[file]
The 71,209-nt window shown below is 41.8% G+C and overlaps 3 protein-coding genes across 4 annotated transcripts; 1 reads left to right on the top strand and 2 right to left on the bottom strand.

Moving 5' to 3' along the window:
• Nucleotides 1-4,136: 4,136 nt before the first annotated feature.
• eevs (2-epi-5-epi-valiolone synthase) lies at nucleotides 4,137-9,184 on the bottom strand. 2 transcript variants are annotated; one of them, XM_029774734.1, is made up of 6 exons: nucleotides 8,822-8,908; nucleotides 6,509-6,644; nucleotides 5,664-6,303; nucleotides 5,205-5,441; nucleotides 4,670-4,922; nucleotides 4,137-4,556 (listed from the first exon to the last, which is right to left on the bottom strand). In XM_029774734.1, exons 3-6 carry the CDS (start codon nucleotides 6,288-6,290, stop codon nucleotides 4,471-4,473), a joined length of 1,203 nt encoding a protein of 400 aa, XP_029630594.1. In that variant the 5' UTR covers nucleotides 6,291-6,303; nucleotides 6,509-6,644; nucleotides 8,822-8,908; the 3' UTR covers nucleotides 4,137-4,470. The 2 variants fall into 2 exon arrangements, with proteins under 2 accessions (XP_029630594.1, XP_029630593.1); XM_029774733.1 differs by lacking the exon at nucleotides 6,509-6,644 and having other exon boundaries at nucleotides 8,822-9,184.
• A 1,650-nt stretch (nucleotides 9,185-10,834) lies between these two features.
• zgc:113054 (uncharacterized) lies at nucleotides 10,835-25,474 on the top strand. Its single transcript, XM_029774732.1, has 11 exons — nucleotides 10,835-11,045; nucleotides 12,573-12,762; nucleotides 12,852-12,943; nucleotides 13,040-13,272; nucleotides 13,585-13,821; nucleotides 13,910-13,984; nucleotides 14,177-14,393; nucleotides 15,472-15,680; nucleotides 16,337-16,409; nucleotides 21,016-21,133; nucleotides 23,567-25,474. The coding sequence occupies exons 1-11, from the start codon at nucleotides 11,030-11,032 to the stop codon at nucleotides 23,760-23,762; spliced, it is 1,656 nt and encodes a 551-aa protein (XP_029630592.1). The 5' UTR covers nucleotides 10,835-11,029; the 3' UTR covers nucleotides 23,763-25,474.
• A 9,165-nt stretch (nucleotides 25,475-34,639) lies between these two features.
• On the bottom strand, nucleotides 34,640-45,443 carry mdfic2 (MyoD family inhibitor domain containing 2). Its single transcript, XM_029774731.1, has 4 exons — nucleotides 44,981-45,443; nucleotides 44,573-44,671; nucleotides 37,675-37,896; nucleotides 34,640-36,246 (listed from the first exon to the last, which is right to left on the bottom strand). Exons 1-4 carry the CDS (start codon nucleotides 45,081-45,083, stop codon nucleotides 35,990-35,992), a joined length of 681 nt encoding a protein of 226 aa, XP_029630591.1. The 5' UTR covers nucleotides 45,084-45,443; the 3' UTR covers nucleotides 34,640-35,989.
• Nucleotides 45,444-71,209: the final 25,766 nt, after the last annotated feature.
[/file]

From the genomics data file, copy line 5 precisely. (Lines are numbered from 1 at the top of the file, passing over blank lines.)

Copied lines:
• A 1,650-nt stretch (nucleotides 9,185-10,834) lies between these two features.